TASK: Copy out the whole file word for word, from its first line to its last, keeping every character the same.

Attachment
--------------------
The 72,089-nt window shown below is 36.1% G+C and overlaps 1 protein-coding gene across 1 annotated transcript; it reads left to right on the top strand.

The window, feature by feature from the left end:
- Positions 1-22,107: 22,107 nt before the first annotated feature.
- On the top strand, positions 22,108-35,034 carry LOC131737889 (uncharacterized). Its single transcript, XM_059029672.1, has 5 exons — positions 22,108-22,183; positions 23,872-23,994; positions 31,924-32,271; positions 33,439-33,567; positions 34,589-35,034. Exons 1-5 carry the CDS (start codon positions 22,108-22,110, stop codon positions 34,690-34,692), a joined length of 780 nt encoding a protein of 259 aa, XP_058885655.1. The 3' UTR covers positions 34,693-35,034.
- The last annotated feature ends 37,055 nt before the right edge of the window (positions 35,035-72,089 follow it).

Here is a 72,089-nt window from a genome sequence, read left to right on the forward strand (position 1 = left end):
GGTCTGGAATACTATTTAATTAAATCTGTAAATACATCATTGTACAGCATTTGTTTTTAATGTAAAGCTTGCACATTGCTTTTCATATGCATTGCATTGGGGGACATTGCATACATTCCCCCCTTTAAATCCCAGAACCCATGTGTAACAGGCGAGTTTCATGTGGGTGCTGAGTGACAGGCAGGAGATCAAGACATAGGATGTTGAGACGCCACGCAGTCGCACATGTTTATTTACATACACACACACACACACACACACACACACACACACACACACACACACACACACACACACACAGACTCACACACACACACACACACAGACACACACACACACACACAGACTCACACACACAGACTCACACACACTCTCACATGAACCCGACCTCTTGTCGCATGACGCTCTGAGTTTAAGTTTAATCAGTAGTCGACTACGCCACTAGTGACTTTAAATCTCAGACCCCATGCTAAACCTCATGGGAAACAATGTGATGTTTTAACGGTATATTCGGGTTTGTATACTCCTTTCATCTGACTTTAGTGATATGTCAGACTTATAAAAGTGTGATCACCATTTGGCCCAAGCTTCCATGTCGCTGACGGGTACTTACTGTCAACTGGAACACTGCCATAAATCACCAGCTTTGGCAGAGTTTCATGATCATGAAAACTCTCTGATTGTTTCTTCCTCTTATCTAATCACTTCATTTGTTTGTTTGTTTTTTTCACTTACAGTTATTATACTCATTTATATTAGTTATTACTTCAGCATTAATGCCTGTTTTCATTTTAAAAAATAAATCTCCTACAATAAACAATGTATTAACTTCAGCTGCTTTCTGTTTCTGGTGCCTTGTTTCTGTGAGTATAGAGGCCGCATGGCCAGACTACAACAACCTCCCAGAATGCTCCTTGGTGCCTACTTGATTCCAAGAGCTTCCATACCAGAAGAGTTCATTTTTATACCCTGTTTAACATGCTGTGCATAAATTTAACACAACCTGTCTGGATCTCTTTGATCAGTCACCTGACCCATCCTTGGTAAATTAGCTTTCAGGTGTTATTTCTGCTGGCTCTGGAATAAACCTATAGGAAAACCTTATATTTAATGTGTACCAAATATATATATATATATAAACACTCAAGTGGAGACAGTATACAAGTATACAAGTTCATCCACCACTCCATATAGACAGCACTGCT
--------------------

The 72,089-nt window shown below is 36.1% G+C and overlaps 1 protein-coding gene across 1 annotated transcript; it reads left to right on the top strand.

The window, feature by feature from the left end:
- Positions 1-22,107: 22,107 nt before the first annotated feature.
- On the top strand, positions 22,108-35,034 carry LOC131737889 (uncharacterized). Its single transcript, XM_059029672.1, has 5 exons — positions 22,108-22,183; positions 23,872-23,994; positions 31,924-32,271; positions 33,439-33,567; positions 34,589-35,034. Exons 1-5 carry the CDS (start codon positions 22,108-22,110, stop codon positions 34,690-34,692), a joined length of 780 nt encoding a protein of 259 aa, XP_058885655.1. The 3' UTR covers positions 34,693-35,034.
- The last annotated feature ends 37,055 nt before the right edge of the window (positions 35,035-72,089 follow it).

Here is a 72,089-nt window from a genome sequence, read left to right on the forward strand (position 1 = left end):
GGTCTGGAATACTATTTAATTAAATCTGTAAATACATCATTGTACAGCATTTGTTTTTAATGTAAAGCTTGCACATTGCTTTTCATATGCATTGCATTGGGGGACATTGCATACATTCCCCCCTTTAAATCCCAGAACCCATGTGTAACAGGCGAGTTTCATGTGGGTGCTGAGTGACAGGCAGGAGATCAAGACATAGGATGTTGAGACGCCACGCAGTCGCACATGTTTATTTACATACACACACACACACACACACACACACACACACACACACACACACACACACACACACACACAGACTCACACACACACACACACACAGACACACACACACACACACAGACTCACACACACAGACTCACACACACTCTCACATGAACCCGACCTCTTGTCGCATGACGCTCTGAGTTTAAGTTTAATCAGTAGTCGACTACGCCACTAGTGACTTTAAATCTCAGACCCCATGCTAAACCTCATGGGAAACAATGTGATGTTTTAACGGTATATTCGGGTTTGTATACTCCTTTCATCTGACTTTAGTGATATGTCAGACTTATAAAAGTGTGATCACCATTTGGCCCAAGCTTCCATGTCGCTGACGGGTACTTACTGTCAACTGGAACACTGCCATAAATCACCAGCTTTGGCAGAGTTTCATGATCATGAAAACTCTCTGATTGTTTCTTCCTCTTATCTAATCACTTCATTTGTTTGTTTGTTTTTTTCACTTACAGTTATTATACTCATTTATATTAGTTATTACTTCAGCATTAATGCCTGTTTTCATTTTAAAAAATAAATCTCCTACAATAAACAATGTATTAACTTCAGCTGCTTTCTGTTTCTGGTGCCTTGTTTCTGTGAGTATAGAGGCCGCATGGCCAGACTACAACAACCTCCCAGAATGCTCCTTGGTGCCTACTTGATTCCAAGAGCTTCCATACCAGAAGAGTTCATTTTTATACCCTGTTTAACATGCTGTGCATAAATTTAACACAACCTGTCTGGATCTCTTTGATCAGTCACCTGACCCATCCTTGGTAAATTAGCTTTCAGGTGTTATTTCTGCTGGCTCTGGAATAAACCTATAGGAAAACCTTATATTTAATGTGTACCAAATATATATATATATATAAACACTCAAGTGGAGACAGTATACAAGTATACAAGTTCATCCACCACTCCATATAGACAGCACTGCT